Imagine your employees are going about their work when a third-party who is present at the workplace makes derogatory statements to them about their place of birth, religion and sexual orientation. Could you, as the employer, be liable on the basis of a complaint made by the employees to the British Columbia Human Rights Tribunal?
This was the difficult question recently tackled by the BC Court of Appeal in Schrenk v. British Columbia (Human Rights Tribunal), 2016 BCCA 146. The answer is, unhelpfully, maybe. The threshold issue is whether the conduct of the third-party could be regarded as discrimination “regarding employment” which would bring it within the coverage of section 13 of the BC Human Rights Code. Certainly, the conduct of the third-party is discriminatory. But if the third-party is not a representative of the employer can the employer be held liable? The Court of Appeal explained its analysis in this way:
“There is a difference between the emotional and psychological burdens imposed upon disadvantaged people as a result of ignorant, malicious, or thoughtless comments made by those they encounter in day-to-day life, and those which amount to discrimination regarding employment. With respect to the former, a human rights tribunal may be able to do nothing. Bigots and xenophobes impose invidious and lasting harms, but they may be avoided on the street without fear of employment-related economic consequences. The subjects of discrimination should not have to bear any economic burden as a result of that discrimination. That is the sphere in which the legislature acted, and that is one of the ills that the Code expressly seeks to address.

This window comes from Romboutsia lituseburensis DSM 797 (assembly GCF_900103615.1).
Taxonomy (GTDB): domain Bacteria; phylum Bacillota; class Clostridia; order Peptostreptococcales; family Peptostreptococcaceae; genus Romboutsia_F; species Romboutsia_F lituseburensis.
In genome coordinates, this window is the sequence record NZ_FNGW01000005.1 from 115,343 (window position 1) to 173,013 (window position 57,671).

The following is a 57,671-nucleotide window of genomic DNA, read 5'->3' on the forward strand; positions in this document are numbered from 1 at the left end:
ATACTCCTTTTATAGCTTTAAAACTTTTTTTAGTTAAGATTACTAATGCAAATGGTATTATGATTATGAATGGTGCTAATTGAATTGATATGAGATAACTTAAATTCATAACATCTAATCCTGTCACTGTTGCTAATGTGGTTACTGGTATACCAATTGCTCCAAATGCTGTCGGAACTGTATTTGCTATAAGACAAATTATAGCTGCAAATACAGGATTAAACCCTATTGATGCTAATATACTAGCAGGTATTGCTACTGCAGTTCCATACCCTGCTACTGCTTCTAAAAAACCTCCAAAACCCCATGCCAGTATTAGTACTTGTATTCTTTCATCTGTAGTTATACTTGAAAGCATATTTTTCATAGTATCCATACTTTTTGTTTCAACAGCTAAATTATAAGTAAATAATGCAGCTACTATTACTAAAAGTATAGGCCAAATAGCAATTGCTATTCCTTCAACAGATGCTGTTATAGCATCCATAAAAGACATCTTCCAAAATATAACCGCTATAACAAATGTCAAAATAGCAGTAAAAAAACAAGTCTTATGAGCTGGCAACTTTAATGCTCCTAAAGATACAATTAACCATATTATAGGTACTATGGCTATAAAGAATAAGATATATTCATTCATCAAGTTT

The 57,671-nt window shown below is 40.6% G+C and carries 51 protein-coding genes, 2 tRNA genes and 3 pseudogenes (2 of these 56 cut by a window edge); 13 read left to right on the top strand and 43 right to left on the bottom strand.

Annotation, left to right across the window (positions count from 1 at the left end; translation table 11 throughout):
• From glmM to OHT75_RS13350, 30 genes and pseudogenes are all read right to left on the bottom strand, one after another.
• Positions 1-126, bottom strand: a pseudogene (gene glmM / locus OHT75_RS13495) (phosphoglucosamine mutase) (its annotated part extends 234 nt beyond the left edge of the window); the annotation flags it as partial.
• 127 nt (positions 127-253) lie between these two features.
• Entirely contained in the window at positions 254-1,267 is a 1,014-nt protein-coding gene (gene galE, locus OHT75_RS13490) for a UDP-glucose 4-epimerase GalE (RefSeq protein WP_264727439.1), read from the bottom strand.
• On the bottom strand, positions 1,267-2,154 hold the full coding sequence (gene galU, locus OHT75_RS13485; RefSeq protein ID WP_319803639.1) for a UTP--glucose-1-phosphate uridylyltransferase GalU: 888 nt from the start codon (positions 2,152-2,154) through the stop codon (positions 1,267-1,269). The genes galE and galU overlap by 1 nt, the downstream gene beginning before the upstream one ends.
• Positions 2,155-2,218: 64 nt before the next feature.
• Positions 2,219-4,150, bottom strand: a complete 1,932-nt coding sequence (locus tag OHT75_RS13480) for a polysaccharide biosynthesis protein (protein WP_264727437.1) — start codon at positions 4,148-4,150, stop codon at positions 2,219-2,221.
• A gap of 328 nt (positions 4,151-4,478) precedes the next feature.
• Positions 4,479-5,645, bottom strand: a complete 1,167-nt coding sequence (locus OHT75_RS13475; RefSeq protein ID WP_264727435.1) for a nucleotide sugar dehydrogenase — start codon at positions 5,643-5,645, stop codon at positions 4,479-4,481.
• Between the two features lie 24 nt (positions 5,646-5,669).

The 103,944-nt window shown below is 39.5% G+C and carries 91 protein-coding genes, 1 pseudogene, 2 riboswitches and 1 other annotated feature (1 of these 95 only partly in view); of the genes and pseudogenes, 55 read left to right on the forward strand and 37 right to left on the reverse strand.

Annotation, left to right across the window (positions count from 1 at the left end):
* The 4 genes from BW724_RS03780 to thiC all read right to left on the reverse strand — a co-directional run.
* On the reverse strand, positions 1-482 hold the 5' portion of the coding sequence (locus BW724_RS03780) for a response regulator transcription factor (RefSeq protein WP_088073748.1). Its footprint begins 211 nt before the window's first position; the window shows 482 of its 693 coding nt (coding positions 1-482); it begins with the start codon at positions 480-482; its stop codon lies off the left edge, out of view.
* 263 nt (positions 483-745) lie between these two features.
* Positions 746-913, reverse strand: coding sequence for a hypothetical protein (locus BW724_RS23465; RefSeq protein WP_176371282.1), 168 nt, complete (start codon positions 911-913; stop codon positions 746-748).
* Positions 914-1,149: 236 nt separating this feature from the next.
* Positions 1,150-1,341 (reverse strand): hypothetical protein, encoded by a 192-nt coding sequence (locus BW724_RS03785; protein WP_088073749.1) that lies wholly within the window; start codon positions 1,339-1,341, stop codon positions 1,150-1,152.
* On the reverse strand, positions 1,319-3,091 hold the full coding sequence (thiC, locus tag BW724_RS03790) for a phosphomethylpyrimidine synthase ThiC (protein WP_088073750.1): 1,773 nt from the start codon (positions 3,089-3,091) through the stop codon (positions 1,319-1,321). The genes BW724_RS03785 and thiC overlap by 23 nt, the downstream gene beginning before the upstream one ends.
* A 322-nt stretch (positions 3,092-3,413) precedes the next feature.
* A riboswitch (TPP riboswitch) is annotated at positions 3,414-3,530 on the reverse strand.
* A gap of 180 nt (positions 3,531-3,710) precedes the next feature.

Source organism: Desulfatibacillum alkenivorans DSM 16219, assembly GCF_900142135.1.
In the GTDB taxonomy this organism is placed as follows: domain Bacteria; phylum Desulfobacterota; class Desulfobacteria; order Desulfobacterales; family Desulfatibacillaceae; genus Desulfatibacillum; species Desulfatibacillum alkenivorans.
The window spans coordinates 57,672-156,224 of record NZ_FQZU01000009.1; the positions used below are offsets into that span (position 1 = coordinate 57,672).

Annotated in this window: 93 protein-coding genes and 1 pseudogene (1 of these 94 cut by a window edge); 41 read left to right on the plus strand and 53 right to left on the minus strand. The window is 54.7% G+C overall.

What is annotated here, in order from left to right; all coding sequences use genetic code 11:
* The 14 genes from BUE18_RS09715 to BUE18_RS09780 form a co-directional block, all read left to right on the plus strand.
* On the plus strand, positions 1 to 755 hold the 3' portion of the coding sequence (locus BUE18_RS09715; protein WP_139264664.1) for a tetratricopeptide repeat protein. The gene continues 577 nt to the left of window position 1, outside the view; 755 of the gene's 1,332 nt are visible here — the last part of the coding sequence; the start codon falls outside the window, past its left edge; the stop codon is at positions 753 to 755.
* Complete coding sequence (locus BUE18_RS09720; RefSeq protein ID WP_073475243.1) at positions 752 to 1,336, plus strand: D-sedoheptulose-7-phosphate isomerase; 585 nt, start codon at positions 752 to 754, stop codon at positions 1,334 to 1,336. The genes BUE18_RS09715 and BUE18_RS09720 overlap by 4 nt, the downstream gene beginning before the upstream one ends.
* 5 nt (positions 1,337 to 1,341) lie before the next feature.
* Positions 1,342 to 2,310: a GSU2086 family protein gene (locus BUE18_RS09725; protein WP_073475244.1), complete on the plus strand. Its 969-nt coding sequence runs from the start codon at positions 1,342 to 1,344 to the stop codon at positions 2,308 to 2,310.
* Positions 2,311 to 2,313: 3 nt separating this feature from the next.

Not all insults inflicted upon employees, even in the course of their employment, amount to discrimination regarding employment. Such insults can amount to discrimination regarding employment if the wrongdoer is clothed by the employer with such authority that he or she is able to impose that unwelcome conduct on the complainant as a condition of employment, or if the wrongdoing is tolerated by the employer. If the wrongdoer has no such power or authority, the Tribunal has jurisdiction to consider whether the complainant’s employer played some role in allowing the conduct to occur or continue, in which case the insult is endured as a consequence of employment.”
The three circumstances underlined above are the ones that employers must be careful of in order to avoid potential liability under the Human Rights Code. If a customer, supplier or other third-party engages in discrimination of an employee in your organization, proactive steps should be taken to address the issue to ensure there can be no reasonable basis for concluding that it was, in any way, tolerated or permitted by the employer to continue.
Questions relating to the content of this article can be directed to Joseph Shaw.